The outreach led to a new HESI program called PROPAGATE. Each of the labs in the PROPAGATE Network will use the two-step test on a series of positive and negative samples sent to them by the University of Washington to see if they can replicate the results the university achieved.

The study has already shown promising results. One of the labs in Chile has also used the test on its own samples from the community and got accurate results.

Assuming all goes well, Pettit and her colleagues at the University of Vermont and the University of Washington as well as scientists from the 10 partner sites plan to publish the results.

“The goal is the make the two-step test accessible to any lab in the world facing these hurdles and see a broad uptake,” she said.

The coronavirus disease 2019 (COVID-19) follows multiple past epidemics caused by highly transmissible respiratory viral infections. COVID-19 is caused by the severe acute respiratory syndrome coronavirus 2 (SARS-CoV-2) that was first reported in Wuhan, China [1], and spread into a public health emergency worldwide.

Public health experts have emphasized testing as many individuals as possible, tracking infected people, and tracing their contacts as an effective strategy to reduce the spread of the virus. Most of the governments across the globe are exercising this practice to variable extent using an array of testing methods.

The SARS-CoV-2 is a positive-sense single-stranded RNA β family coronavirus that is genetically similar to SARS coronavirus and bat SARS-like coronaviruses [2]. Each virion is 50–200 nm in diameter and consists of four structural proteins named as S (spike), E (envelope), M (membrane), and N (nucleocapsid).

The N protein holds the RNA genome of the virus and S, E, and M proteins create the virus envelope together [3]. Recent studies have suggested that bats may be the potential natural host of SARS-CoV-2 [4, 5] and Malayan pangolin the potential intermediate host [6].

Several diagnostic methods have been used to detect the coronavirus in clinical, research, and public health laboratories. Direct tests detect the infection directly by detecting the viral RNA, while indirect tests measure antibodies against the virus in a host that has been exposed. A diagnostic test method should have sufficient sensitivity and accuracy to make appropriate clinical decisions rapidly during a pandemic [7].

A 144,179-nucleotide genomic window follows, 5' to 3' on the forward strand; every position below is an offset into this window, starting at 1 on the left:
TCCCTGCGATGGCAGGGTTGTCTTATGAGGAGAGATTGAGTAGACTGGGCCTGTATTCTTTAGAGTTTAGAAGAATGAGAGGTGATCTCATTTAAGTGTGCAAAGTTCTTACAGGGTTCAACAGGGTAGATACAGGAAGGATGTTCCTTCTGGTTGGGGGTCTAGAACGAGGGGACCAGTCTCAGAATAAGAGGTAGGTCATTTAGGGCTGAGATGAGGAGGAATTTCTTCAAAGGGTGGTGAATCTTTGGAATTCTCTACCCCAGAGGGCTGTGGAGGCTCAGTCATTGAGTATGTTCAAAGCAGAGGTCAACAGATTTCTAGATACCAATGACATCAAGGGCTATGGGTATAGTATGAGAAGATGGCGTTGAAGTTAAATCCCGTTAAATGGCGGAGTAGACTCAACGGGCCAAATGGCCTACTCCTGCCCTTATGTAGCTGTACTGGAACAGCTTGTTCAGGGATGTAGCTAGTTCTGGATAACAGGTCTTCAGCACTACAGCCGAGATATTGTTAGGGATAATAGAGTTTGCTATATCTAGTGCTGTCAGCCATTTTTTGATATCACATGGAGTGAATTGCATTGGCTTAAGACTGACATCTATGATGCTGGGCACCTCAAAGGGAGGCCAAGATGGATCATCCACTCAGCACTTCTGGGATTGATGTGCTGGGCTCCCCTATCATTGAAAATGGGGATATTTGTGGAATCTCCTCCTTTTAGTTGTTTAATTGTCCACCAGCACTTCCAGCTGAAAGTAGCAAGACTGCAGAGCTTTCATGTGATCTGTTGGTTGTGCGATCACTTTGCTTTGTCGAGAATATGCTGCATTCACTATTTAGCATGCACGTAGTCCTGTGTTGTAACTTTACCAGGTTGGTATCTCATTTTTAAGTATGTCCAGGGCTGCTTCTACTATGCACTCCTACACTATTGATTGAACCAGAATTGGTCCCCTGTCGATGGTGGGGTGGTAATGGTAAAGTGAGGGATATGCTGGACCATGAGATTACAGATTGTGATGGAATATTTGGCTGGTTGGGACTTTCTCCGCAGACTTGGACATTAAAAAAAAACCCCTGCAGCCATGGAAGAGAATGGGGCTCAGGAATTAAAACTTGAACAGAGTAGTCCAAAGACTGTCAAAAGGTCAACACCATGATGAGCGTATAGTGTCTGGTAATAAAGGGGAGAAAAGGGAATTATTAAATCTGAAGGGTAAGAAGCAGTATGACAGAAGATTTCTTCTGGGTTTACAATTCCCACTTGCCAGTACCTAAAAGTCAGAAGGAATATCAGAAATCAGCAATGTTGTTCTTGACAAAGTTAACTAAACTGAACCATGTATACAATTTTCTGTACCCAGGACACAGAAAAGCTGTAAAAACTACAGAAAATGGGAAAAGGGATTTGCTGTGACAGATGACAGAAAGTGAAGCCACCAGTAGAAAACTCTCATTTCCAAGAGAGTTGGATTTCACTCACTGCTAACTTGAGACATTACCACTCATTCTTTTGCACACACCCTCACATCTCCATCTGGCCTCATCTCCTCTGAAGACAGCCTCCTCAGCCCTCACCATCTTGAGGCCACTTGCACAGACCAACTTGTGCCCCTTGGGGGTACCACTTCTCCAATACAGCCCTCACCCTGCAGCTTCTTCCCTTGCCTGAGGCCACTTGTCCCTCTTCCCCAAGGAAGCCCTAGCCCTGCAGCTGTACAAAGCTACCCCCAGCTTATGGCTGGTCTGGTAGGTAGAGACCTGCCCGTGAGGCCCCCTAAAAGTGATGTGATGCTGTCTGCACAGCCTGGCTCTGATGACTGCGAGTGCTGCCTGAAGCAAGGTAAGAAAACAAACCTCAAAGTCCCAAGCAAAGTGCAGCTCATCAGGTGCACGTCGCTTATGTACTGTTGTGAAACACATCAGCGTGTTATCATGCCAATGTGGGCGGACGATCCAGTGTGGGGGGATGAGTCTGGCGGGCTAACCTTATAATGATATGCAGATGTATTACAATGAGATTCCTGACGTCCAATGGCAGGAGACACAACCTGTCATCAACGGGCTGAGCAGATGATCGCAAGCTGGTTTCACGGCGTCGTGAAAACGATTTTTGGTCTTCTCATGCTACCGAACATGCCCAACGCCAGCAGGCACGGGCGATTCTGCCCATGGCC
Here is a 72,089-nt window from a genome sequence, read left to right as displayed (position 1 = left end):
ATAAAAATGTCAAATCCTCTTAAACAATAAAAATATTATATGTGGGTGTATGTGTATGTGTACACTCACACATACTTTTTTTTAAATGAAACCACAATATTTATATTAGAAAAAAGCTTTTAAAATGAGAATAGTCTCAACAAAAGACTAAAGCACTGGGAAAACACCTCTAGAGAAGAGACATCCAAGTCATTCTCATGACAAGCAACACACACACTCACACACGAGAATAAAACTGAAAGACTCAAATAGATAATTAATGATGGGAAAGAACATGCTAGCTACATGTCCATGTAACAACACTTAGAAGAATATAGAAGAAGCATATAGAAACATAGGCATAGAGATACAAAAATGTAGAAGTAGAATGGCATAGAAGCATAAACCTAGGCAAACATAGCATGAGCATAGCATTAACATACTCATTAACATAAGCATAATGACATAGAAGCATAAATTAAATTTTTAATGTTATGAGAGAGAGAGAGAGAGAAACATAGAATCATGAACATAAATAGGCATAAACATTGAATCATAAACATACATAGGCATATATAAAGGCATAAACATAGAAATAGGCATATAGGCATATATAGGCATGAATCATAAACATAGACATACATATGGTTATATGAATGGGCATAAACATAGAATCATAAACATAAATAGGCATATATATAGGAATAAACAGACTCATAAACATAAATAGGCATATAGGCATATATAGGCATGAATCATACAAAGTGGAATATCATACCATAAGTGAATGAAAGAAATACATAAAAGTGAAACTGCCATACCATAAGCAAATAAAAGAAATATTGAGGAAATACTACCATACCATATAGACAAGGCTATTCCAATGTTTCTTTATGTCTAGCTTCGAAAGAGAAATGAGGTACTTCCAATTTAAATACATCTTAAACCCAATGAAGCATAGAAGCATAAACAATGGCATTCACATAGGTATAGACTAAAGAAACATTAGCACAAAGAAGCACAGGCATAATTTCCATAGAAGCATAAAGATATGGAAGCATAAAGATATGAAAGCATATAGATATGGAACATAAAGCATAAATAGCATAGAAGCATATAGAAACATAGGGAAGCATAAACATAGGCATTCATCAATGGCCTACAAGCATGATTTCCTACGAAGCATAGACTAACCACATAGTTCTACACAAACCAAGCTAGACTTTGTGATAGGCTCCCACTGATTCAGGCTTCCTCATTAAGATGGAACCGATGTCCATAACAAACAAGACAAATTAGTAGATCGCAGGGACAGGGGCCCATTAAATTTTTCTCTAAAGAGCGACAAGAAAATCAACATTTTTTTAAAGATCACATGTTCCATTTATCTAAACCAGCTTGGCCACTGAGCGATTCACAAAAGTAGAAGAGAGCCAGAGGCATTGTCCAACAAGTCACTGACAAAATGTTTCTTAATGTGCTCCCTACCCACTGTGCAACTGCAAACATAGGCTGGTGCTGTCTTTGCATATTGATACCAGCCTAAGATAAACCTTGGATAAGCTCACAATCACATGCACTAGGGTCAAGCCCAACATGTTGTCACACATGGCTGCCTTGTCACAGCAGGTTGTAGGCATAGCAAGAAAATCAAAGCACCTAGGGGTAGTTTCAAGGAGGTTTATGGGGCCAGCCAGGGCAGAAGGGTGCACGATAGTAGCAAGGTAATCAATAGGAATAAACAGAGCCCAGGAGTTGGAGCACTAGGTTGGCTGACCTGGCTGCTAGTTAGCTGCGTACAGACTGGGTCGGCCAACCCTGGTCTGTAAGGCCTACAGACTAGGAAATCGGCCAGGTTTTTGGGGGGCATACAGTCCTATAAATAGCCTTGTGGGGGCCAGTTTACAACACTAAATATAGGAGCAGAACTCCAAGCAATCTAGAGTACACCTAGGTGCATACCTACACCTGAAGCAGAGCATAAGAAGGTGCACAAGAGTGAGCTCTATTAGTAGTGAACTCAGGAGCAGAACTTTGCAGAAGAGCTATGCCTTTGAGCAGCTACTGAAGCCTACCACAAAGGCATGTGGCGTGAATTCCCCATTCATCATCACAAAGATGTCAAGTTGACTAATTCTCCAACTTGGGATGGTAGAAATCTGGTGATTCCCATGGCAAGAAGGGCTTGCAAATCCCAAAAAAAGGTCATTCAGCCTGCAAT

Nucleic acid amplification using the reverse transcription polymerase chain reaction (RT-PCR) is the most widely used method for direct SARS-CoV-2 diagnosis [7]. Immunoassays are used to measure the antibodies against the SARS-CoV-2.

Emerging methods utilizing CRISPR (clustered regularly interspaced short palindromic repeats) have also been reported, even to the extent of incorporating such tests into nanoparticle-based biosensors. Apart from laboratory-based RT-PCR and immunoassay, several point-of-care (POC) and rapid test methods have become available in the last few months.

The major diagnostic methods are illustrated in Fig. 1 and Table ​Table1.1. Regulatory agencies such as the World Health Organization (WHO) and the US Food and Drug Administration (FDA) have approved the use of a number of diagnostic methods, while some new methods are receiving conditional approval under emergency use authorization (EUA) [22].

These diagnostic methods have varying throughput, batching capacity, requirement of infrastructure setting, analytical performance, and turnaround times [7].

In addition to depending on the equipment and method itself, the result from a method also relies on sample collection protocol, reagents used, potential for cross-contamination, and sample/reagent storage requirements.

These factors must be considered while selecting a reliable and rapid diagnostic method to help make an appropriate decision and prompt public health actions.

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Fig. 1
Major diagnostic methods reported for the detection of SARS-CoV-2

Table 1

Comparison of major diagnostic methods for the detection of SARS-CoV-2

MethodTarget analyteSample typeLODClinical sensitivity (%)Specificity (%)Test time (min)AdvantagesLimitationsReferences
RT-PCRVirus mRNARespiratory swabs, saliva, sputum, BLF0.15–100 copy/μL90–100100120–140High throughput; highly sensitive and specific; detects active cases; useful in clinical decision-makingLabor intensive; requires numerous reagents; specialized equipment; costly; less accurate after ~ 5 days since symptom onset[8, 9]
CRISPRVirus mRNARespiratory swabs, saliva2–10 copy/μL95–10010045–70Simple and efficient; low-cost; low turnaround time; improved specificity; visual readoutRisk of contamination[10–12]
Molecular POCVirus mRNARespiratory swabs0.1–10 copy/μL> 9510013–60Requires low technical manpower; easy to use, faster; cost-efficient; visual readout, community-level testing; may not need RNA extraction; automationLess accurate after ~ 5 days since symptom onset[13–15]
NGSVirus mRNARespiratory swabs, BLFNAUnbiasedUnbiased1–2 daysUseful for identifying secondary infections and viral evolution; allows for potential contact tracingExpensive[13, 16]
Computed tomographyNANANA86–9825< 60Non-invasive, highly sensitiveMay not be stand alone[16, 17]
Biosensors/LFA/RDTVirus mRNA/antigen/ antibodyRespiratory swabs, blood0.2 pMLimited studyLimited study< 60Allows real-time detection, faster; easy to use, low-costLess accurate[18, 19]